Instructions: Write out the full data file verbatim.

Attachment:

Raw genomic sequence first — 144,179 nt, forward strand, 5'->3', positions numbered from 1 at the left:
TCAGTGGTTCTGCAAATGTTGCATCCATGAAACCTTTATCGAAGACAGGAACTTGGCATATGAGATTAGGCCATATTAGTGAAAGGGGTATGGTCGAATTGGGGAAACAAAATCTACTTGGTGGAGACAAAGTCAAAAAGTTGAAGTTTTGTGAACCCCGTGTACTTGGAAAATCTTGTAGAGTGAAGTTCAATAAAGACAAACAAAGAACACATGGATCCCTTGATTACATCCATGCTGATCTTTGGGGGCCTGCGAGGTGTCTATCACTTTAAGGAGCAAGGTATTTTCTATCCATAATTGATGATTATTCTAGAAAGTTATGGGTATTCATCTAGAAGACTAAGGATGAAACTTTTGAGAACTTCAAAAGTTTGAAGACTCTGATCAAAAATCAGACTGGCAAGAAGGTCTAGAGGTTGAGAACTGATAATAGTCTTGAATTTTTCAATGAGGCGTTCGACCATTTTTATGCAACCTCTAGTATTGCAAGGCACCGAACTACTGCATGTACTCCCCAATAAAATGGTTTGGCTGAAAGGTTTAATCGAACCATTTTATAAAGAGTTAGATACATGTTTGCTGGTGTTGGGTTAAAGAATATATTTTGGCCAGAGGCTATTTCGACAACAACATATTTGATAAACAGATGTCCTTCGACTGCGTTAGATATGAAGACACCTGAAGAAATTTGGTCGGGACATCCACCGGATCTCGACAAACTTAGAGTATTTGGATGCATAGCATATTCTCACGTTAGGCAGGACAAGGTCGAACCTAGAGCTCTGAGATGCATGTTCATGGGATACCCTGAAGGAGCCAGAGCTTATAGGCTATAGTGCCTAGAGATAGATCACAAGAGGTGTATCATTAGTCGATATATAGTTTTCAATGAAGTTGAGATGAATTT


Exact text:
Raw genomic sequence first — 144,179 nt, forward strand, 5'->3', positions numbered from 1 at the left:
TCAGTGGTTCTGCAAATGTTGCATCCATGAAACCTTTATCGAAGACAGGAACTTGGCATATGAGATTAGGCCATATTAGTGAAAGGGGTATGGTCGAATTGGGGAAACAAAATCTACTTGGTGGAGACAAAGTCAAAAAGTTGAAGTTTTGTGAACCCCGTGTACTTGGAAAATCTTGTAGAGTGAAGTTCAATAAAGACAAACAAAGAACACATGGATCCCTTGATTACATCCATGCTGATCTTTGGGGGCCTGCGAGGTGTCTATCACTTTAAGGAGCAAGGTATTTTCTATCCATAATTGATGATTATTCTAGAAAGTTATGGGTATTCATCTAGAAGACTAAGGATGAAACTTTTGAGAACTTCAAAAGTTTGAAGACTCTGATCAAAAATCAGACTGGCAAGAAGGTCTAGAGGTTGAGAACTGATAATAGTCTTGAATTTTTCAATGAGGCGTTCGACCATTTTTATGCAACCTCTAGTATTGCAAGGCACCGAACTACTGCATGTACTCCCCAATAAAATGGTTTGGCTGAAAGGTTTAATCGAACCATTTTATAAAGAGTTAGATACATGTTTGCTGGTGTTGGGTTAAAGAATATATTTTGGCCAGAGGCTATTTCGACAACAACATATTTGATAAACAGATGTCCTTCGACTGCGTTAGATATGAAGACACCTGAAGAAATTTGGTCGGGACATCCACCGGATCTCGACAAACTTAGAGTATTTGGATGCATAGCATATTCTCACGTTAGGCAGGACAAGGTCGAACCTAGAGCTCTGAGATGCATGTTCATGGGATACCCTGAAGGAGCCAGAGCTTATAGGCTATAGTGCCTAGAGATAGATCACAAGAGGTGTATCATTAGTCGATATATAGTTTTCAATGAAGTTGAGATGAATTT